»At this year’s New York Rights Fair (held at BookExpo in late May), a panel of agents and editors discussed what they’re looking for in fiction. It included agent Melissa Flashman (Janklow & Nesbit), editor Sally Kim (GP Putnam’s Sons / Penguin Random House), editor Amy Einhorn (Flatiron/Macmillan), and agent Dorian Karchmar (William Morris Endeavor).

»Psychological suspense remains popular. This genre has been trending since the publication of Gone Girl. However, Karchmar said fatigue and skepticism have started to develop around the category, and more derivative books are getting published. Still, there’s a sizable market for it.

»The current reader mood: escape combined with nostalgia. Kim believes this is driven by current events, or how the world is “a little bit upside down”; people look to books for an escape. She also pointed to horror as experiencing a nice resurgence, partly due to nostalgia—readers want to recapture that time when they were a reader in high school and loved such books. Flashman added that Millennial readers are nostalgic for life before social media (the cutoff is around 2006), and so we’re starting to see novels that tap into that sentiment.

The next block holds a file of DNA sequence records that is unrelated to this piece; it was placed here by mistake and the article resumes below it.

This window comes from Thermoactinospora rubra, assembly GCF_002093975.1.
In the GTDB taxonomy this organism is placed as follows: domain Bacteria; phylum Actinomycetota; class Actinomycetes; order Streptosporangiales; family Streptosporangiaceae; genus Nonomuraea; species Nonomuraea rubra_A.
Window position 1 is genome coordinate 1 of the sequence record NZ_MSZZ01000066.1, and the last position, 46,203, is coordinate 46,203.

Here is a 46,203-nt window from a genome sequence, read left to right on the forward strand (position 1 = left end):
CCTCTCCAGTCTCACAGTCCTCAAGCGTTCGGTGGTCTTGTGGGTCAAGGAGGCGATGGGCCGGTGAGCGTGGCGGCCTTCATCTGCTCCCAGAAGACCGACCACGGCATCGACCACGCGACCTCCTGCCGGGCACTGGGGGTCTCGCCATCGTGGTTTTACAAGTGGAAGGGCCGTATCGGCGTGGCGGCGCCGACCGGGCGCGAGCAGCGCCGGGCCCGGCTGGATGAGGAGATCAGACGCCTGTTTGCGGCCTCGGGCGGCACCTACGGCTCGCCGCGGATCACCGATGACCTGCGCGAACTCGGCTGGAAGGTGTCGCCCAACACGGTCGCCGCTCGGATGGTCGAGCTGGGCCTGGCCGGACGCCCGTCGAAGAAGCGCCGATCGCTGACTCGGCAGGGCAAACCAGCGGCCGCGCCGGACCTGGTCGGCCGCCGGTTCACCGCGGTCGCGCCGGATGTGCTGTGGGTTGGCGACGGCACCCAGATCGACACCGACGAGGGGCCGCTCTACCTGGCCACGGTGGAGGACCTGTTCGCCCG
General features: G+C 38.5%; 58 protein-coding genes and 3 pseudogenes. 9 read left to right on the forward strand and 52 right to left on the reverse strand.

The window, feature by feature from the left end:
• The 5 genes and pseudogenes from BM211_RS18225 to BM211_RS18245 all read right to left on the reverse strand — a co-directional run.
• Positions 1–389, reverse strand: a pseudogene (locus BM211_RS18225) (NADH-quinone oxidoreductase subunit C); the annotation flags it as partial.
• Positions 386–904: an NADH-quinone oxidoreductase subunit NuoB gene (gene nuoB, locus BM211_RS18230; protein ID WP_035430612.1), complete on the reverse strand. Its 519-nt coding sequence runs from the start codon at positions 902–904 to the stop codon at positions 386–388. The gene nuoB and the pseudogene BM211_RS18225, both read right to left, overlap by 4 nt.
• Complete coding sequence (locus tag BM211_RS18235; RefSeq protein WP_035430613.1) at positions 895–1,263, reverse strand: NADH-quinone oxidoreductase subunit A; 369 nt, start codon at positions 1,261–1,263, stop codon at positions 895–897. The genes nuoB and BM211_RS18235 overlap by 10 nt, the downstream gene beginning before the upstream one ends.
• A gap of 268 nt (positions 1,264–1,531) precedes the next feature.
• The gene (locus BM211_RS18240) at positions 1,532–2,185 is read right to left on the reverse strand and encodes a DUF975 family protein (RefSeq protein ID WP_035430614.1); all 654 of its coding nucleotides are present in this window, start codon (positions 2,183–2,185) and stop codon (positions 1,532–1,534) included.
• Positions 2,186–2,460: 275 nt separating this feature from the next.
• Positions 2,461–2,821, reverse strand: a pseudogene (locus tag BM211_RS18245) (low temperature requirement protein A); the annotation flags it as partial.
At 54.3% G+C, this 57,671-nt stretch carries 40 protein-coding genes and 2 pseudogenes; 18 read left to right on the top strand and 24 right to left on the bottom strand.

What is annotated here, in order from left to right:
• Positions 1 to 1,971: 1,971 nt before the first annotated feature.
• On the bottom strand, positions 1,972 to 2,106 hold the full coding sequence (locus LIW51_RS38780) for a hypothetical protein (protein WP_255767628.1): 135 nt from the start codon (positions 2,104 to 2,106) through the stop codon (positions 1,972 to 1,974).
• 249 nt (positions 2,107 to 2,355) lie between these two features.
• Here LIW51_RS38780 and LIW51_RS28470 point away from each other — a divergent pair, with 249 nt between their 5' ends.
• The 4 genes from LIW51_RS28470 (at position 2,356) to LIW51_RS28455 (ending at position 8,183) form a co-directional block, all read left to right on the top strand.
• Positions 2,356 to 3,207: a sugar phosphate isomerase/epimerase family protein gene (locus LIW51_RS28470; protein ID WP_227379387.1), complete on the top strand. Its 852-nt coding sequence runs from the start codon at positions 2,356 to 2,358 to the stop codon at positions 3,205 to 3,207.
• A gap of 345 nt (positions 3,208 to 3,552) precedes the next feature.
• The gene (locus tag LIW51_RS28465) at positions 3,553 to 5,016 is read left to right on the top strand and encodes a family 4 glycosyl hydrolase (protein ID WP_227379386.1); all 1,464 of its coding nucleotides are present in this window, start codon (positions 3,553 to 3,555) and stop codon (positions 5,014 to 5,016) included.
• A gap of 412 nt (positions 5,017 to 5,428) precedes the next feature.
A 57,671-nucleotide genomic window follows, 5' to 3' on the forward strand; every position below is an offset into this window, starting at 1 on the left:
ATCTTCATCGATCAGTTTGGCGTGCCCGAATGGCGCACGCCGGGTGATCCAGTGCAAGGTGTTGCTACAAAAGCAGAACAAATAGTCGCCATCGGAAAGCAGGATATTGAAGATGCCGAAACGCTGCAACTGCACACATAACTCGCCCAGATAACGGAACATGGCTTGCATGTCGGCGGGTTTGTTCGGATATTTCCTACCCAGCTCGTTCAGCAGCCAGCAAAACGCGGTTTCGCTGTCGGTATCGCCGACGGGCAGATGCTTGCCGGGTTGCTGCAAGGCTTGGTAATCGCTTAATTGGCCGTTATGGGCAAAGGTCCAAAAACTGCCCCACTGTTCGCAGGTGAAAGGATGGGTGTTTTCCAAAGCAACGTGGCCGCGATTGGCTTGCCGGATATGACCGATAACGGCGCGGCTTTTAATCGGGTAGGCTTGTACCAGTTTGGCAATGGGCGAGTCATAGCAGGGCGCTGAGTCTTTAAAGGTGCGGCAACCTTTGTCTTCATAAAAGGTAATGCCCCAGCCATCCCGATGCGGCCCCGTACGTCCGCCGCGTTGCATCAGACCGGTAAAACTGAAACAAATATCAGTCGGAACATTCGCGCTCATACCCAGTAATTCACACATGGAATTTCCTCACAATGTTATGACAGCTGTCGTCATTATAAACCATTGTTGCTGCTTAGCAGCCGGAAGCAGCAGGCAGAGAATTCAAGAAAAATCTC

»Some of the panelists expressed surprise at the success of darker narratives. One example offered was When Breath Becomes Air, a memoir by Paul Kalanithi, a story posthumously published about his metastatic lung cancer, represented and sold by Karchmar to Random House. She said, “A lot of people [in the industry] were scared about that book. There was a lot of skepticism about whether that could work.” However, she believes there is a hunger, curiosity, and sense of urgency “for readers to understand and experience POVs that are not their own—which of course is sort of the whole freaking point of fiction.” She added, “It’s quite wonderful to see this growth and profound interest that has emerged that proves some of the truisms wrong—that dark can be great as long as we’re being immersed in an experience that is being fully excavated for its meaning.” (Note that those on the panel said they group fiction and memoir together when describing qualities they look for in a story.)